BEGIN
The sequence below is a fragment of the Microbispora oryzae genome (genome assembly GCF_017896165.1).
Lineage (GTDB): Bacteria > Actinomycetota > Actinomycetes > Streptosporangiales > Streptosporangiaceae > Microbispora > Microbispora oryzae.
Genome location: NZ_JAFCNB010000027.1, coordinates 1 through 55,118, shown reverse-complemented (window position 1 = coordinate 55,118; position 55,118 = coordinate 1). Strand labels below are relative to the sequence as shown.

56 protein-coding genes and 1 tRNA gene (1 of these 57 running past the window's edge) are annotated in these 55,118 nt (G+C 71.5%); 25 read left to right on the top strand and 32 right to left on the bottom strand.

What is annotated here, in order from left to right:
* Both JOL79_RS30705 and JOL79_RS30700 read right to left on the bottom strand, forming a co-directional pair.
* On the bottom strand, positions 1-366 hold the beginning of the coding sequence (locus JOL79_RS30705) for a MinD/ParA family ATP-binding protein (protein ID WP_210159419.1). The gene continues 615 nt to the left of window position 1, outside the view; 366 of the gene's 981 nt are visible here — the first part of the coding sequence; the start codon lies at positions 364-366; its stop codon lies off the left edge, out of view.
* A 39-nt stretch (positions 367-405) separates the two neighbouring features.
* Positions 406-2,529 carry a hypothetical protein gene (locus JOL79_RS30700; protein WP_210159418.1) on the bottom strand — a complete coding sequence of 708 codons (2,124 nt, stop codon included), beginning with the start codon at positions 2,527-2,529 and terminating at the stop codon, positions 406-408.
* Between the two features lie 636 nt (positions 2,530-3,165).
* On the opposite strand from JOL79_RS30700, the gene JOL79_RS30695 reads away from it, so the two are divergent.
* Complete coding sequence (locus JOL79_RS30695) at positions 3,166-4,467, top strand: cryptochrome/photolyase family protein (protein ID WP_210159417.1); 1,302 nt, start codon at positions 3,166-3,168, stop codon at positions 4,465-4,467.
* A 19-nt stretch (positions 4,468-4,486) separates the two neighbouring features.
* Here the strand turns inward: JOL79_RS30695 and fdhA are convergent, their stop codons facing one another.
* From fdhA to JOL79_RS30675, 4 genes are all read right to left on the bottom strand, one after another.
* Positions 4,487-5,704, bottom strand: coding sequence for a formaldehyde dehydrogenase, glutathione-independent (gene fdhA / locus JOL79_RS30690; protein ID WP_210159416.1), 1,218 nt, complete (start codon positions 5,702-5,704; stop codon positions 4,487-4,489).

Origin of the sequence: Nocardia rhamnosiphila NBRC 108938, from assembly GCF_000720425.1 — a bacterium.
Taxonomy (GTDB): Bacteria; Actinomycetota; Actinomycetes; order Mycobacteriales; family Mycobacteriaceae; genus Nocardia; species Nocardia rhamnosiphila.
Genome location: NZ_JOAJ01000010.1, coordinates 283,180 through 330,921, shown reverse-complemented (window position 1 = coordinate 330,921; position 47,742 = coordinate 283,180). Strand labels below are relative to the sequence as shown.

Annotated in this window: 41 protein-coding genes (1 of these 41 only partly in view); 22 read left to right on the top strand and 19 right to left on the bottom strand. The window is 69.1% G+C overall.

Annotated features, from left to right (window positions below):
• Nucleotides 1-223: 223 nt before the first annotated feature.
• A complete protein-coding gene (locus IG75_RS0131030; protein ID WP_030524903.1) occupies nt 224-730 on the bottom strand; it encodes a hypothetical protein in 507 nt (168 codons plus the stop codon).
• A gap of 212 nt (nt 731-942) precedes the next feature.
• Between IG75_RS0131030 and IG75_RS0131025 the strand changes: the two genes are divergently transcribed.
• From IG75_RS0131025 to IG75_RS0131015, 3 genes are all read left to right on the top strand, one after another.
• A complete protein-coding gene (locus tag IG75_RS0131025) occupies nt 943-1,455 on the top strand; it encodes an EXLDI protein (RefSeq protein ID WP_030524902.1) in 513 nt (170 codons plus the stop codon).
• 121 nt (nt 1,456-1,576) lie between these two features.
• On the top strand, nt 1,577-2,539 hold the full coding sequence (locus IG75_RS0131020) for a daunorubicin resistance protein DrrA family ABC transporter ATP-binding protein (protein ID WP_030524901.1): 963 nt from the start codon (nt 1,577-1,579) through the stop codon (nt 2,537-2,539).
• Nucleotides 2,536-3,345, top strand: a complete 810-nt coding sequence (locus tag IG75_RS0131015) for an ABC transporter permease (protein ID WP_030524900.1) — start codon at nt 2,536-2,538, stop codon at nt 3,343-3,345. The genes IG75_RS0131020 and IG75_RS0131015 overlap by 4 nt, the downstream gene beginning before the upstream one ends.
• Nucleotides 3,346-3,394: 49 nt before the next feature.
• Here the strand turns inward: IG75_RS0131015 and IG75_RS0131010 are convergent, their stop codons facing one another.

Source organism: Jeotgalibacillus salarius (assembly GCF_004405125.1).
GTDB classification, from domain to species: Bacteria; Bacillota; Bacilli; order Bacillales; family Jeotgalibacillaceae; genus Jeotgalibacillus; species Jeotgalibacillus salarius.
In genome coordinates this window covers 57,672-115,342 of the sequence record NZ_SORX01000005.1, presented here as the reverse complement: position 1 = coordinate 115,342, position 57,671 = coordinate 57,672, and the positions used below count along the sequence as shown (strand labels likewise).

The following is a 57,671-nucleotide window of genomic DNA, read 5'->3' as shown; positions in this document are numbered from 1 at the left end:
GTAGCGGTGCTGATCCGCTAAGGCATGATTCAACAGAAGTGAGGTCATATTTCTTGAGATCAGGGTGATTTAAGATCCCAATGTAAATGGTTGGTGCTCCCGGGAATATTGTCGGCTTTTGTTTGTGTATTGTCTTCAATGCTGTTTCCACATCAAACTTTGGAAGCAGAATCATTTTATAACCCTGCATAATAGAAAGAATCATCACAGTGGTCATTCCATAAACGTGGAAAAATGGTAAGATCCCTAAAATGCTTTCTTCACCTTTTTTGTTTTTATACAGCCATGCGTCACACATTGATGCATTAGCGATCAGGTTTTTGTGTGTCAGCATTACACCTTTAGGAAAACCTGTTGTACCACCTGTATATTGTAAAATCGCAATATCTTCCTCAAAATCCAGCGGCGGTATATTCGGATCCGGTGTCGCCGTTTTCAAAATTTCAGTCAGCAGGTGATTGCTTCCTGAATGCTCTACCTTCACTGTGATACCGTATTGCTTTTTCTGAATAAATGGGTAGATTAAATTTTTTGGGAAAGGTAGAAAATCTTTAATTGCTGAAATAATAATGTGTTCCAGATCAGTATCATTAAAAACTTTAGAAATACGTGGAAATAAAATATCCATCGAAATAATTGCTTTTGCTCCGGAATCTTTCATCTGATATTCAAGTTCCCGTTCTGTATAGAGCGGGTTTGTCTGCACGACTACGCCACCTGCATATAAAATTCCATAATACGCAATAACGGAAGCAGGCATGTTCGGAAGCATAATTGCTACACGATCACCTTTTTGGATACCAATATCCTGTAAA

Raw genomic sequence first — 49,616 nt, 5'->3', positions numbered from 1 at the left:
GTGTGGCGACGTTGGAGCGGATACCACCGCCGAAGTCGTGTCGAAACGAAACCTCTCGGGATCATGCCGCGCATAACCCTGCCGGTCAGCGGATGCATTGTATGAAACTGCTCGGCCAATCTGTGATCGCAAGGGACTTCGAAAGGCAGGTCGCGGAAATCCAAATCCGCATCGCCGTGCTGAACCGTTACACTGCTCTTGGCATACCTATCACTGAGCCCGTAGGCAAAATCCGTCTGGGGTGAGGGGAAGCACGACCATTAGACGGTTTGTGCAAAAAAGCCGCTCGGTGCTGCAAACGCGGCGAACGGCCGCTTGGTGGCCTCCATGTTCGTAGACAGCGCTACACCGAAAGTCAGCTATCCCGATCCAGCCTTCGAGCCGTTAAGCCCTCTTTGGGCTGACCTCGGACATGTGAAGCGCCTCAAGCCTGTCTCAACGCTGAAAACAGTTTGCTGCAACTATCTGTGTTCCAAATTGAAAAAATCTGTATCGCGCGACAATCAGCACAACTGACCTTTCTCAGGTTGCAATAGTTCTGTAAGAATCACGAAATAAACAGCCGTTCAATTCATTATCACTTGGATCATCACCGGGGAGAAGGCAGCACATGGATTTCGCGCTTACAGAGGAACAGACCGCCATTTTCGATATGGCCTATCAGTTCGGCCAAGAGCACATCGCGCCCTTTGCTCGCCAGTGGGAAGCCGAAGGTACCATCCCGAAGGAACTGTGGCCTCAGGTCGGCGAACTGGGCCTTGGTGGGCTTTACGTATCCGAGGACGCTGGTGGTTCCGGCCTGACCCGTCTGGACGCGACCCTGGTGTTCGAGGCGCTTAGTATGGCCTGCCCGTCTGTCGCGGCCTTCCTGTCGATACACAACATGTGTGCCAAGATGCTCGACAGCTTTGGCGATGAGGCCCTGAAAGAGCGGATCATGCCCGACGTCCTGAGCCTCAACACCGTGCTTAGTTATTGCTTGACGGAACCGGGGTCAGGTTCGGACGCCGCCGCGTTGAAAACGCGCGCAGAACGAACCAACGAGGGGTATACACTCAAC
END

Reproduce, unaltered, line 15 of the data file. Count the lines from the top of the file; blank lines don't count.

* From fdhA to JOL79_RS30675, 4 genes are all read right to left on the bottom strand, one after another.